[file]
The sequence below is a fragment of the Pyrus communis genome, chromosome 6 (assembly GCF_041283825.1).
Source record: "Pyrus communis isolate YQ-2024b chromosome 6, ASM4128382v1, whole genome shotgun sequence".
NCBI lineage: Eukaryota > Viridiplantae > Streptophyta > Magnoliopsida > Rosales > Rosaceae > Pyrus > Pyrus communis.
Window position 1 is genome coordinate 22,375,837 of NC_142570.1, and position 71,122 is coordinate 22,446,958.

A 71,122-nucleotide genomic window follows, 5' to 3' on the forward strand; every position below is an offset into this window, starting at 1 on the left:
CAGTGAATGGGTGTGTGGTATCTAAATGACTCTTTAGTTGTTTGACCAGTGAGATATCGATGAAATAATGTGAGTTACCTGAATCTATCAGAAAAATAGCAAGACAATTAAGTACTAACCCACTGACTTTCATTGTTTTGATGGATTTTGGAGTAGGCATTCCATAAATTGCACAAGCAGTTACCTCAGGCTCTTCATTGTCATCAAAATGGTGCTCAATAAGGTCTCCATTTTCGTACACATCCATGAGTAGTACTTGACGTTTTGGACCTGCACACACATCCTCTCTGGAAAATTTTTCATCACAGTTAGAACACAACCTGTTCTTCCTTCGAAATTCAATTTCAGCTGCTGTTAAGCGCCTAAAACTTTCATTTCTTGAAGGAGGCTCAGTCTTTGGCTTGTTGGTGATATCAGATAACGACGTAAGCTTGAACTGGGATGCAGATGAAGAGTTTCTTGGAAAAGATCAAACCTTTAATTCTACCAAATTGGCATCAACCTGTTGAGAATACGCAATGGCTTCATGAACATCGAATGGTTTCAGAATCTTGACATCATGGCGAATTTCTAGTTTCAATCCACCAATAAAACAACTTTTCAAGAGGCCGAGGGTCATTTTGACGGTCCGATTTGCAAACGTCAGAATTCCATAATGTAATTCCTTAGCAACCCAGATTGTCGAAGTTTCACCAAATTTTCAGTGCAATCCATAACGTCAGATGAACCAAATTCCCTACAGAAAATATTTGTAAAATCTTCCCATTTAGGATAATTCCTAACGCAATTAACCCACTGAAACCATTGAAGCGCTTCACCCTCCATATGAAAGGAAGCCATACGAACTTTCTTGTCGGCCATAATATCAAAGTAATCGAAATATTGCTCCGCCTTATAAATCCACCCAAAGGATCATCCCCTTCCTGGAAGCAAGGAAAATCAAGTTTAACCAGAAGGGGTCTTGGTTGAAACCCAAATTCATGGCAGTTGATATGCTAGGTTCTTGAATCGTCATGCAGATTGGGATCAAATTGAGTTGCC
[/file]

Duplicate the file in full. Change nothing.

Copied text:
The sequence below is a fragment of the Pyrus communis genome, chromosome 6 (assembly GCF_041283825.1).
Source record: "Pyrus communis isolate YQ-2024b chromosome 6, ASM4128382v1, whole genome shotgun sequence".
NCBI lineage: Eukaryota > Viridiplantae > Streptophyta > Magnoliopsida > Rosales > Rosaceae > Pyrus > Pyrus communis.
Window position 1 is genome coordinate 22,375,837 of NC_142570.1, and position 71,122 is coordinate 22,446,958.

A 71,122-nucleotide genomic window follows, 5' to 3' on the forward strand; every position below is an offset into this window, starting at 1 on the left:
CAGTGAATGGGTGTGTGGTATCTAAATGACTCTTTAGTTGTTTGACCAGTGAGATATCGATGAAATAATGTGAGTTACCTGAATCTATCAGAAAAATAGCAAGACAATTAAGTACTAACCCACTGACTTTCATTGTTTTGATGGATTTTGGAGTAGGCATTCCATAAATTGCACAAGCAGTTACCTCAGGCTCTTCATTGTCATCAAAATGGTGCTCAATAAGGTCTCCATTTTCGTACACATCCATGAGTAGTACTTGACGTTTTGGACCTGCACACACATCCTCTCTGGAAAATTTTTCATCACAGTTAGAACACAACCTGTTCTTCCTTCGAAATTCAATTTCAGCTGCTGTTAAGCGCCTAAAACTTTCATTTCTTGAAGGAGGCTCAGTCTTTGGCTTGTTGGTGATATCAGATAACGACGTAAGCTTGAACTGGGATGCAGATGAAGAGTTTCTTGGAAAAGATCAAACCTTTAATTCTACCAAATTGGCATCAACCTGTTGAGAATACGCAATGGCTTCATGAACATCGAATGGTTTCAGAATCTTGACATCATGGCGAATTTCTAGTTTCAATCCACCAATAAAACAACTTTTCAAGAGGCCGAGGGTCATTTTGACGGTCCGATTTGCAAACGTCAGAATTCCATAATGTAATTCCTTAGCAACCCAGATTGTCGAAGTTTCACCAAATTTTCAGTGCAATCCATAACGTCAGATGAACCAAATTCCCTACAGAAAATATTTGTAAAATCTTCCCATTTAGGATAATTCCTAACGCAATTAACCCACTGAAACCATTGAAGCGCTTCACCCTCCATATGAAAGGAAGCCATACGAACTTTCTTGTCGGCCATAATATCAAAGTAATCGAAATATTGCTCCGCCTTATAAATCCACCCAAAGGATCATCCCCTTCCTGGAAGCAAGGAAAATCAAGTTTAACCAGAAGGGGTCTTGGTTGAAACCCAAATTCATGGCAGTTGATATGCTAGGTTCTTGAATCGTCATGCAGATTGGGATCAAATTGAGTTGCC